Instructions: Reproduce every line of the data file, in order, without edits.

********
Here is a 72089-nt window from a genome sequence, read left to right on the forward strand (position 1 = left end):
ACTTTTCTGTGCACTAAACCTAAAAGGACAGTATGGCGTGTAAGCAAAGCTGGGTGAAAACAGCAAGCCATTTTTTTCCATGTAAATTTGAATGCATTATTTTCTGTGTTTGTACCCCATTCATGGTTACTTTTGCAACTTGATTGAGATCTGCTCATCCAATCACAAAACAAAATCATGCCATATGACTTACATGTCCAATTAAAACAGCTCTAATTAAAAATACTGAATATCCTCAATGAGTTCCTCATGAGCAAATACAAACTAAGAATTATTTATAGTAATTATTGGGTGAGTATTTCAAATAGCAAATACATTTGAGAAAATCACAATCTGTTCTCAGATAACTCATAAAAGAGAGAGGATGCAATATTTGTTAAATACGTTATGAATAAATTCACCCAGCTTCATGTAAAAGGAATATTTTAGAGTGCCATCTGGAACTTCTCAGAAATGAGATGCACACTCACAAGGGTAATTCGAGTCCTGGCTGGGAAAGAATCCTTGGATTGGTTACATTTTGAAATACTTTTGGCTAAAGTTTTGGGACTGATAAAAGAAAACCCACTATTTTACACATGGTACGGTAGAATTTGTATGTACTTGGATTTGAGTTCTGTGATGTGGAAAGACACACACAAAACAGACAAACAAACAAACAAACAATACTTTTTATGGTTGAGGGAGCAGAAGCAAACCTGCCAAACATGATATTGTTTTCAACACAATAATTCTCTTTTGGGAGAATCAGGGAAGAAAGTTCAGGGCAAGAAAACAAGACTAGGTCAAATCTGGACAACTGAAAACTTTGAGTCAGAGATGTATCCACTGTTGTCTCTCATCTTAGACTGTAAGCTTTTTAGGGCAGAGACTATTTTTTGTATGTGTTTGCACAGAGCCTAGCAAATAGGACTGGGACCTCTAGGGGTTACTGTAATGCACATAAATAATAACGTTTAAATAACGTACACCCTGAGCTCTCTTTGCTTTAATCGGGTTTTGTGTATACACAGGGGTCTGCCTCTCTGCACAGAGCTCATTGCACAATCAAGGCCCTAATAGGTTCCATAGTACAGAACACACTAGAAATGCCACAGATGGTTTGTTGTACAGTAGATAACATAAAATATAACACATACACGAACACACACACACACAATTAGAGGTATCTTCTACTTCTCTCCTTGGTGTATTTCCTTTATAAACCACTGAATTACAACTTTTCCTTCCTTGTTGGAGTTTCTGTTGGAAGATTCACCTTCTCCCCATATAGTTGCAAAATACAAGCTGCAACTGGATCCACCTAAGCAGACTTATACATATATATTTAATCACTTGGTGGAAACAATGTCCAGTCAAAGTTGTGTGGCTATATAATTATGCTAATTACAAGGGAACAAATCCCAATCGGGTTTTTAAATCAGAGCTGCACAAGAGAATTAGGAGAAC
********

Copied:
Here is a 72089-nt window from a genome sequence, read left to right on the forward strand (position 1 = left end):
ACTTTTCTGTGCACTAAACCTAAAAGGACAGTATGGCGTGTAAGCAAAGCTGGGTGAAAACAGCAAGCCATTTTTTTCCATGTAAATTTGAATGCATTATTTTCTGTGTTTGTACCCCATTCATGGTTACTTTTGCAACTTGATTGAGATCTGCTCATCCAATCACAAAACAAAATCATGCCATATGACTTACATGTCCAATTAAAACAGCTCTAATTAAAAATACTGAATATCCTCAATGAGTTCCTCATGAGCAAATACAAACTAAGAATTATTTATAGTAATTATTGGGTGAGTATTTCAAATAGCAAATACATTTGAGAAAATCACAATCTGTTCTCAGATAACTCATAAAAGAGAGAGGATGCAATATTTGTTAAATACGTTATGAATAAATTCACCCAGCTTCATGTAAAAGGAATATTTTAGAGTGCCATCTGGAACTTCTCAGAAATGAGATGCACACTCACAAGGGTAATTCGAGTCCTGGCTGGGAAAGAATCCTTGGATTGGTTACATTTTGAAATACTTTTGGCTAAAGTTTTGGGACTGATAAAAGAAAACCCACTATTTTACACATGGTACGGTAGAATTTGTATGTACTTGGATTTGAGTTCTGTGATGTGGAAAGACACACACAAAACAGACAAACAAACAAACAAACAATACTTTTTATGGTTGAGGGAGCAGAAGCAAACCTGCCAAACATGATATTGTTTTCAACACAATAATTCTCTTTTGGGAGAATCAGGGAAGAAAGTTCAGGGCAAGAAAACAAGACTAGGTCAAATCTGGACAACTGAAAACTTTGAGTCAGAGATGTATCCACTGTTGTCTCTCATCTTAGACTGTAAGCTTTTTAGGGCAGAGACTATTTTTTGTATGTGTTTGCACAGAGCCTAGCAAATAGGACTGGGACCTCTAGGGGTTACTGTAATGCACATAAATAATAACGTTTAAATAACGTACACCCTGAGCTCTCTTTGCTTTAATCGGGTTTTGTGTATACACAGGGGTCTGCCTCTCTGCACAGAGCTCATTGCACAATCAAGGCCCTAATAGGTTCCATAGTACAGAACACACTAGAAATGCCACAGATGGTTTGTTGTACAGTAGATAACATAAAATATAACACATACACGAACACACACACACACAATTAGAGGTATCTTCTACTTCTCTCCTTGGTGTATTTCCTTTATAAACCACTGAATTACAACTTTTCCTTCCTTGTTGGAGTTTCTGTTGGAAGATTCACCTTCTCCCCATATAGTTGCAAAATACAAGCTGCAACTGGATCCACCTAAGCAGACTTATACATATATATTTAATCACTTGGTGGAAACAATGTCCAGTCAAAGTTGTGTGGCTATATAATTATGCTAATTACAAGGGAACAAATCCCAATCGGGTTTTTAAATCAGAGCTGCACAAGAGAATTAGGAGAAC